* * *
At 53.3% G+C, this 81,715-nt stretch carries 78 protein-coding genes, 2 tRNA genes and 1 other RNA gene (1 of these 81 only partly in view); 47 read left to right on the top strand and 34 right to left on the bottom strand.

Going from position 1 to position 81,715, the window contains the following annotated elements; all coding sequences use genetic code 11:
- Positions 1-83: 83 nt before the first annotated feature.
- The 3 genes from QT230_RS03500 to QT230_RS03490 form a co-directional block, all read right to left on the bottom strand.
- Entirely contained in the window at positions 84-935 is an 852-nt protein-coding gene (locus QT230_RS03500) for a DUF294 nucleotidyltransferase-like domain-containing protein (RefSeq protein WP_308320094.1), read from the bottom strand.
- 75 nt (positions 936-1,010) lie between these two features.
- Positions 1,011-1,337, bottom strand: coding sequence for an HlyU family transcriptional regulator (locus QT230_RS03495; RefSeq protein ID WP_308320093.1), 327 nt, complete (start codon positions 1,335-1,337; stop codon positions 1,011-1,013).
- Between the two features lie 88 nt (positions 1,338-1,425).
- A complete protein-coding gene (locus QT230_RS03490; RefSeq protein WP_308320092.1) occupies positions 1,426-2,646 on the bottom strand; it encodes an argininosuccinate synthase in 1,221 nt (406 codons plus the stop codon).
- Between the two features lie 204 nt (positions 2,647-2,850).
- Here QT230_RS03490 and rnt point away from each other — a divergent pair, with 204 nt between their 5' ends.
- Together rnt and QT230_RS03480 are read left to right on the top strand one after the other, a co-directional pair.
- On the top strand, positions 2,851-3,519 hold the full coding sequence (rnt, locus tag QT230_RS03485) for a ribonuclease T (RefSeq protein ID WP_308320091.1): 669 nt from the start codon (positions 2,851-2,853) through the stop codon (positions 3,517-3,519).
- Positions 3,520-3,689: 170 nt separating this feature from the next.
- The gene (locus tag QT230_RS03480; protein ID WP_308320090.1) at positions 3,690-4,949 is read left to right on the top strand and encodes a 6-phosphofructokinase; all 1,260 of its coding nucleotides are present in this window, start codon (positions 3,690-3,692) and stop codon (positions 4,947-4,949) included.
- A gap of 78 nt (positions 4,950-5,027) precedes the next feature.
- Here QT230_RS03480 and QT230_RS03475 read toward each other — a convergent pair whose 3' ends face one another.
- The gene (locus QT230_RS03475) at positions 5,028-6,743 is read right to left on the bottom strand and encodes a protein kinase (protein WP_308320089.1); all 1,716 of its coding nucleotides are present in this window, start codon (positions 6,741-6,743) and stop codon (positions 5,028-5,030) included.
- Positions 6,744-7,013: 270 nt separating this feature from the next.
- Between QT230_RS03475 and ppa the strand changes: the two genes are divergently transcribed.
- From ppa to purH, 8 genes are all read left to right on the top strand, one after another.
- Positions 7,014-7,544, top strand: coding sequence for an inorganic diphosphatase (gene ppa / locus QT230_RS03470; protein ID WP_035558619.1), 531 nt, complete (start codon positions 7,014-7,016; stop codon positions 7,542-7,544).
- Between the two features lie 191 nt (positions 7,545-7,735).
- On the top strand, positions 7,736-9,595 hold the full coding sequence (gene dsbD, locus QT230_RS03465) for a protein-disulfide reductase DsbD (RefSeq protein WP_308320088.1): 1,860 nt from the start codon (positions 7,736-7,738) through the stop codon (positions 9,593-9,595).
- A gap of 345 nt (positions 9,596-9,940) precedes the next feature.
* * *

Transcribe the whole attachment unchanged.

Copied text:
At 53.3% G+C, this 81,715-nt stretch carries 78 protein-coding genes, 2 tRNA genes and 1 other RNA gene (1 of these 81 only partly in view); 47 read left to right on the top strand and 34 right to left on the bottom strand.

Going from position 1 to position 81,715, the window contains the following annotated elements; all coding sequences use genetic code 11:
- Positions 1-83: 83 nt before the first annotated feature.
- The 3 genes from QT230_RS03500 to QT230_RS03490 form a co-directional block, all read right to left on the bottom strand.
- Entirely contained in the window at positions 84-935 is an 852-nt protein-coding gene (locus QT230_RS03500) for a DUF294 nucleotidyltransferase-like domain-containing protein (RefSeq protein WP_308320094.1), read from the bottom strand.
- 75 nt (positions 936-1,010) lie between these two features.
- Positions 1,011-1,337, bottom strand: coding sequence for an HlyU family transcriptional regulator (locus QT230_RS03495; RefSeq protein ID WP_308320093.1), 327 nt, complete (start codon positions 1,335-1,337; stop codon positions 1,011-1,013).
- Between the two features lie 88 nt (positions 1,338-1,425).
- A complete protein-coding gene (locus QT230_RS03490; RefSeq protein WP_308320092.1) occupies positions 1,426-2,646 on the bottom strand; it encodes an argininosuccinate synthase in 1,221 nt (406 codons plus the stop codon).
- Between the two features lie 204 nt (positions 2,647-2,850).
- Here QT230_RS03490 and rnt point away from each other — a divergent pair, with 204 nt between their 5' ends.
- Together rnt and QT230_RS03480 are read left to right on the top strand one after the other, a co-directional pair.
- On the top strand, positions 2,851-3,519 hold the full coding sequence (rnt, locus tag QT230_RS03485) for a ribonuclease T (RefSeq protein ID WP_308320091.1): 669 nt from the start codon (positions 2,851-2,853) through the stop codon (positions 3,517-3,519).
- Positions 3,520-3,689: 170 nt separating this feature from the next.
- The gene (locus tag QT230_RS03480; protein ID WP_308320090.1) at positions 3,690-4,949 is read left to right on the top strand and encodes a 6-phosphofructokinase; all 1,260 of its coding nucleotides are present in this window, start codon (positions 3,690-3,692) and stop codon (positions 4,947-4,949) included.
- A gap of 78 nt (positions 4,950-5,027) precedes the next feature.
- Here QT230_RS03480 and QT230_RS03475 read toward each other — a convergent pair whose 3' ends face one another.
- The gene (locus QT230_RS03475) at positions 5,028-6,743 is read right to left on the bottom strand and encodes a protein kinase (protein WP_308320089.1); all 1,716 of its coding nucleotides are present in this window, start codon (positions 6,741-6,743) and stop codon (positions 5,028-5,030) included.
- Positions 6,744-7,013: 270 nt separating this feature from the next.
- Between QT230_RS03475 and ppa the strand changes: the two genes are divergently transcribed.
- From ppa to purH, 8 genes are all read left to right on the top strand, one after another.
- Positions 7,014-7,544, top strand: coding sequence for an inorganic diphosphatase (gene ppa / locus QT230_RS03470; protein ID WP_035558619.1), 531 nt, complete (start codon positions 7,014-7,016; stop codon positions 7,542-7,544).
- Between the two features lie 191 nt (positions 7,545-7,735).
- On the top strand, positions 7,736-9,595 hold the full coding sequence (gene dsbD, locus QT230_RS03465) for a protein-disulfide reductase DsbD (RefSeq protein WP_308320088.1): 1,860 nt from the start codon (positions 7,736-7,738) through the stop codon (positions 9,593-9,595).
- A gap of 345 nt (positions 9,596-9,940) precedes the next feature.